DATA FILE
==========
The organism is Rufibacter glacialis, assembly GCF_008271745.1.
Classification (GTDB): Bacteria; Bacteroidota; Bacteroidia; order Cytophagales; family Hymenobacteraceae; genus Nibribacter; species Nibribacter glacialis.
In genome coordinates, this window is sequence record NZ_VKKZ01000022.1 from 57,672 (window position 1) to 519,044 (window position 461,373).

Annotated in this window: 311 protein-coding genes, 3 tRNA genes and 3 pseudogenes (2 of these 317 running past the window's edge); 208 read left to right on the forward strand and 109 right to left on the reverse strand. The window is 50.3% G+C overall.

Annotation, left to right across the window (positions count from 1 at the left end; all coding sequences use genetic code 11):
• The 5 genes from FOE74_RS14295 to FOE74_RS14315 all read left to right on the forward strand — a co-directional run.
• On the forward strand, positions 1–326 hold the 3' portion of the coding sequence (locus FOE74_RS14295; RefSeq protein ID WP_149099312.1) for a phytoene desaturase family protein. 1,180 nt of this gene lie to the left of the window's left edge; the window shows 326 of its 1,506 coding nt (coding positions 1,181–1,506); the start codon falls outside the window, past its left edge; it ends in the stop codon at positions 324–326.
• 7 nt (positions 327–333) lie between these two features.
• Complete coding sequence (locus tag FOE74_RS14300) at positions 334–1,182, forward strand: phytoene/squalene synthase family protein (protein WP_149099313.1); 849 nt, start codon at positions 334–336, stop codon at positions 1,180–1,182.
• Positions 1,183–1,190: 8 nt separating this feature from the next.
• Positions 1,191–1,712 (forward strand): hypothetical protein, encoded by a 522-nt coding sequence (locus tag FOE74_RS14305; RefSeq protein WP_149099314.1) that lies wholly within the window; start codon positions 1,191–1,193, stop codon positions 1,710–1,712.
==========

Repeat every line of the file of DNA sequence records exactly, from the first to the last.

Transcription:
The organism is Rufibacter glacialis, assembly GCF_008271745.1.
Classification (GTDB): Bacteria; Bacteroidota; Bacteroidia; order Cytophagales; family Hymenobacteraceae; genus Nibribacter; species Nibribacter glacialis.
In genome coordinates, this window is sequence record NZ_VKKZ01000022.1 from 57,672 (window position 1) to 519,044 (window position 461,373).

Annotated in this window: 311 protein-coding genes, 3 tRNA genes and 3 pseudogenes (2 of these 317 running past the window's edge); 208 read left to right on the forward strand and 109 right to left on the reverse strand. The window is 50.3% G+C overall.

Annotation, left to right across the window (positions count from 1 at the left end; all coding sequences use genetic code 11):
• The 5 genes from FOE74_RS14295 to FOE74_RS14315 all read left to right on the forward strand — a co-directional run.
• On the forward strand, positions 1–326 hold the 3' portion of the coding sequence (locus FOE74_RS14295; RefSeq protein ID WP_149099312.1) for a phytoene desaturase family protein. 1,180 nt of this gene lie to the left of the window's left edge; the window shows 326 of its 1,506 coding nt (coding positions 1,181–1,506); the start codon falls outside the window, past its left edge; it ends in the stop codon at positions 324–326.
• 7 nt (positions 327–333) lie between these two features.
• Complete coding sequence (locus tag FOE74_RS14300) at positions 334–1,182, forward strand: phytoene/squalene synthase family protein (protein WP_149099313.1); 849 nt, start codon at positions 334–336, stop codon at positions 1,180–1,182.
• Positions 1,183–1,190: 8 nt separating this feature from the next.
• Positions 1,191–1,712 (forward strand): hypothetical protein, encoded by a 522-nt coding sequence (locus tag FOE74_RS14305; RefSeq protein WP_149099314.1) that lies wholly within the window; start codon positions 1,191–1,193, stop codon positions 1,710–1,712.